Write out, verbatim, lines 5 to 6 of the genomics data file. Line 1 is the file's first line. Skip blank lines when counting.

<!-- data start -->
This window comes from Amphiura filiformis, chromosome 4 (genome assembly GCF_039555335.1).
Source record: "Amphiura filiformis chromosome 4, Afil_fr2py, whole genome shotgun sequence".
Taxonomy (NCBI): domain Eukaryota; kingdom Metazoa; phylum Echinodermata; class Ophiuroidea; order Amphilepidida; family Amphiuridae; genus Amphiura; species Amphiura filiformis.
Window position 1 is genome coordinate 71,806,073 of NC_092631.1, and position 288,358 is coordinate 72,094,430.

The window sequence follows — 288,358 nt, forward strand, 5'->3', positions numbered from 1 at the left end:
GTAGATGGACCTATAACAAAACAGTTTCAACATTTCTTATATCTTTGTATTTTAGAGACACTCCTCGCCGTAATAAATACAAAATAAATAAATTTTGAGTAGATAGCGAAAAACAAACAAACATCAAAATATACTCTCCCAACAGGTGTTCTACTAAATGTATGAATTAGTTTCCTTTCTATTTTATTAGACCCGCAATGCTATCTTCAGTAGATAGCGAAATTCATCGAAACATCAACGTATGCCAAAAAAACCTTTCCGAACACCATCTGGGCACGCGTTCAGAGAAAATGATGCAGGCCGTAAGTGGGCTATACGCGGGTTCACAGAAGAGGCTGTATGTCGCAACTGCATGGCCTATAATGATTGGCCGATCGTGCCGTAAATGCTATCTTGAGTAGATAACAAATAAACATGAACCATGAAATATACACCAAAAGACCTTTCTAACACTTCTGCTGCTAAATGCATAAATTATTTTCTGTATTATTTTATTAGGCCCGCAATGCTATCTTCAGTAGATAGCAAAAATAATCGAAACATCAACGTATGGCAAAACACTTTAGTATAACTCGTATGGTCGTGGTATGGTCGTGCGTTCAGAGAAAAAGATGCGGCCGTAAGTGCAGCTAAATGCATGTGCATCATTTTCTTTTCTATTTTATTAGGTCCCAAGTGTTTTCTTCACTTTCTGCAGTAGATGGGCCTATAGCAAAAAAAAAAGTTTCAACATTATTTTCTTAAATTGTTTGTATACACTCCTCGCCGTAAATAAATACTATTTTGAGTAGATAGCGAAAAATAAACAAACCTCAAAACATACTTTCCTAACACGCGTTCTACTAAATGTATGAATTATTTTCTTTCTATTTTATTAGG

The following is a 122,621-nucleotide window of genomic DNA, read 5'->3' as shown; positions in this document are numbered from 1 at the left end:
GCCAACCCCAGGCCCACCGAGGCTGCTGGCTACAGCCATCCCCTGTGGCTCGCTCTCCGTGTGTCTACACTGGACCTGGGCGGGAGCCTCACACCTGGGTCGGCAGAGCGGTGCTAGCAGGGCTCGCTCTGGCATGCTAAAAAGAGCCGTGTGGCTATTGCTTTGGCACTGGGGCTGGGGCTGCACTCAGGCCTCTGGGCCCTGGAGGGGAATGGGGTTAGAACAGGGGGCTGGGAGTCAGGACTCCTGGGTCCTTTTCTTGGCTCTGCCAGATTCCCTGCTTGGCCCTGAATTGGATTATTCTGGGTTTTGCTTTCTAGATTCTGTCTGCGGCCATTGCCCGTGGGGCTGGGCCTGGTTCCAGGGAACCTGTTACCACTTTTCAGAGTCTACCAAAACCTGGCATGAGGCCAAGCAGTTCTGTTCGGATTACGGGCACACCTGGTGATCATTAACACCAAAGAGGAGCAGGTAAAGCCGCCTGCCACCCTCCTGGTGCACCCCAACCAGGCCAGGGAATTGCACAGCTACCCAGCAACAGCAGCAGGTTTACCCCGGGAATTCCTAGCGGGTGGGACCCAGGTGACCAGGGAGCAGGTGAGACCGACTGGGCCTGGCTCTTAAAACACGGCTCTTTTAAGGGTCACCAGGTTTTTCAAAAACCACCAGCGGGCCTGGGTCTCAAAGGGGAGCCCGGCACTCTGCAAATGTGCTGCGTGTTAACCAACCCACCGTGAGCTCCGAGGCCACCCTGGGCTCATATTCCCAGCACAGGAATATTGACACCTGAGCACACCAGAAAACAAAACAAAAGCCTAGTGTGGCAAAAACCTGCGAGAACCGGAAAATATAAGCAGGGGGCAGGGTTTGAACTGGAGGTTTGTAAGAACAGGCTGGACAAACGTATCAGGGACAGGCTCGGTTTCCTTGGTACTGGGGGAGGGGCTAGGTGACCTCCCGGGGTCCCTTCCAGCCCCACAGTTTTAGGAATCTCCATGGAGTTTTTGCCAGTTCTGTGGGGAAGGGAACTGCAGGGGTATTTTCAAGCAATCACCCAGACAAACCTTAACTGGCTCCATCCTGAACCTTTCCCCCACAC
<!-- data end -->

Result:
The window sequence follows — 288,358 nt, forward strand, 5'->3', positions numbered from 1 at the left end:
GTAGATGGACCTATAACAAAACAGTTTCAACATTTCTTATATCTTTGTATTTTAGAGACACTCCTCGCCGTAATAAATACAAAATAAATAAATTTTGAGTAGATAGCGAAAAACAAACAAACATCAAAATATACTCTCCCAACAGGTGTTCTACTAAATGTATGAATTAGTTTCCTTTCTATTTTATTAGACCCGCAATGCTATCTTCAGTAGATAGCGAAATTCATCGAAACATCAACGTATGCCAAAAAAACCTTTCCGAACACCATCTGGGCACGCGTTCAGAGAAAATGATGCAGGCCGTAAGTGGGCTATACGCGGGTTCACAGAAGAGGCTGTATGTCGCAACTGCATGGCCTATAATGATTGGCCGATCGTGCCGTAAATGCTATCTTGAGTAGATAACAAATAAACATGAACCATGAAATATACACCAAAAGACCTTTCTAACACTTCTGCTGCTAAATGCATAAATTATTTTCTGTATTATTTTATTAGGCCCGCAATGCTATCTTCAGTAGATAGCAAAAATAATCGAAACATCAACGTATGGCAAAACACTTTAGTATAACTCGTATGGTCGTGGTATGGTCGTGCGTTCAGAGAAAAAGATGCGGCCGTAAGTGCAGCTAAATGCATGTGCATCATTTTCTTTTCTATTTTATTAGGTCCCAAGTGTTTTCTTCACTTTCTGCAGTAGATGGGCCTATAGCAAAAAAAAAAGTTTCAACATTATTTTCTTAAATTGTTTGTATACACTCCTCGCCGTAAATAAATACTATTTTGAGTAGATAGCGAAAAATAAACAAACCTCAAAACATACTTTCCTAACACGCGTTCTACTAAATGTATGAATTATTTTCTTTCTATTTTATTAGG